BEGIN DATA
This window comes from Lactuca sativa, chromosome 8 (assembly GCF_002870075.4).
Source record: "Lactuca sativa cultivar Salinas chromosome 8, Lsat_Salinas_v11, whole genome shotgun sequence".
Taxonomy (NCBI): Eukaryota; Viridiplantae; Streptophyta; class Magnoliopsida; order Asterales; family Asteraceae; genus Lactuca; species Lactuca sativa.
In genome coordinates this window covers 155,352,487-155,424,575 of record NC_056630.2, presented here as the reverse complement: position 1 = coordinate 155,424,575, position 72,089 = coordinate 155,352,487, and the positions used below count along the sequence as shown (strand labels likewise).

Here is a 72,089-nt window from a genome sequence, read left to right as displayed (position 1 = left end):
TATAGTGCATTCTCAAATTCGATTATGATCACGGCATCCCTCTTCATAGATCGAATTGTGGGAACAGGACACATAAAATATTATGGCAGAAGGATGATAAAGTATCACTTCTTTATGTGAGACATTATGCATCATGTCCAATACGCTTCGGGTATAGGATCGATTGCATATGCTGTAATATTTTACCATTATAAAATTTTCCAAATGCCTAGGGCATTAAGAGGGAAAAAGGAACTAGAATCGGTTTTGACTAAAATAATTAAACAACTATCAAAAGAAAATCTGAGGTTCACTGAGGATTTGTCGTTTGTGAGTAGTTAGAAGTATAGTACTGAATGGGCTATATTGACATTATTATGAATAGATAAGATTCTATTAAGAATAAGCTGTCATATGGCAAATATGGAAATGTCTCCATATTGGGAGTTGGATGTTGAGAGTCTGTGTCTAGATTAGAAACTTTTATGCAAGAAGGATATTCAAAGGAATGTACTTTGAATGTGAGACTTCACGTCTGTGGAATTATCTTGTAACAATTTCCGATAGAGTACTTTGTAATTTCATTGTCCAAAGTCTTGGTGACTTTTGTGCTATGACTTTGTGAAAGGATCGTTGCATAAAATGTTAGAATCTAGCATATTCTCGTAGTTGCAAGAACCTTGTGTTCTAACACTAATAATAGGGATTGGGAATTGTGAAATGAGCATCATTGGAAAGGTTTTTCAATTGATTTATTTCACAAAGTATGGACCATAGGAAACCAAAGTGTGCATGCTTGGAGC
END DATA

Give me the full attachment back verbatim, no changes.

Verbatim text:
This window comes from Lactuca sativa, chromosome 8 (assembly GCF_002870075.4).
Source record: "Lactuca sativa cultivar Salinas chromosome 8, Lsat_Salinas_v11, whole genome shotgun sequence".
Taxonomy (NCBI): Eukaryota; Viridiplantae; Streptophyta; class Magnoliopsida; order Asterales; family Asteraceae; genus Lactuca; species Lactuca sativa.
In genome coordinates this window covers 155,352,487-155,424,575 of record NC_056630.2, presented here as the reverse complement: position 1 = coordinate 155,424,575, position 72,089 = coordinate 155,352,487, and the positions used below count along the sequence as shown (strand labels likewise).

Here is a 72,089-nt window from a genome sequence, read left to right as displayed (position 1 = left end):
TATAGTGCATTCTCAAATTCGATTATGATCACGGCATCCCTCTTCATAGATCGAATTGTGGGAACAGGACACATAAAATATTATGGCAGAAGGATGATAAAGTATCACTTCTTTATGTGAGACATTATGCATCATGTCCAATACGCTTCGGGTATAGGATCGATTGCATATGCTGTAATATTTTACCATTATAAAATTTTCCAAATGCCTAGGGCATTAAGAGGGAAAAAGGAACTAGAATCGGTTTTGACTAAAATAATTAAACAACTATCAAAAGAAAATCTGAGGTTCACTGAGGATTTGTCGTTTGTGAGTAGTTAGAAGTATAGTACTGAATGGGCTATATTGACATTATTATGAATAGATAAGATTCTATTAAGAATAAGCTGTCATATGGCAAATATGGAAATGTCTCCATATTGGGAGTTGGATGTTGAGAGTCTGTGTCTAGATTAGAAACTTTTATGCAAGAAGGATATTCAAAGGAATGTACTTTGAATGTGAGACTTCACGTCTGTGGAATTATCTTGTAACAATTTCCGATAGAGTACTTTGTAATTTCATTGTCCAAAGTCTTGGTGACTTTTGTGCTATGACTTTGTGAAAGGATCGTTGCATAAAATGTTAGAATCTAGCATATTCTCGTAGTTGCAAGAACCTTGTGTTCTAACACTAATAATAGGGATTGGGAATTGTGAAATGAGCATCATTGGAAAGGTTTTTCAATTGATTTATTTCACAAAGTATGGACCATAGGAAACCAAAGTGTGCATGCTTGGAGC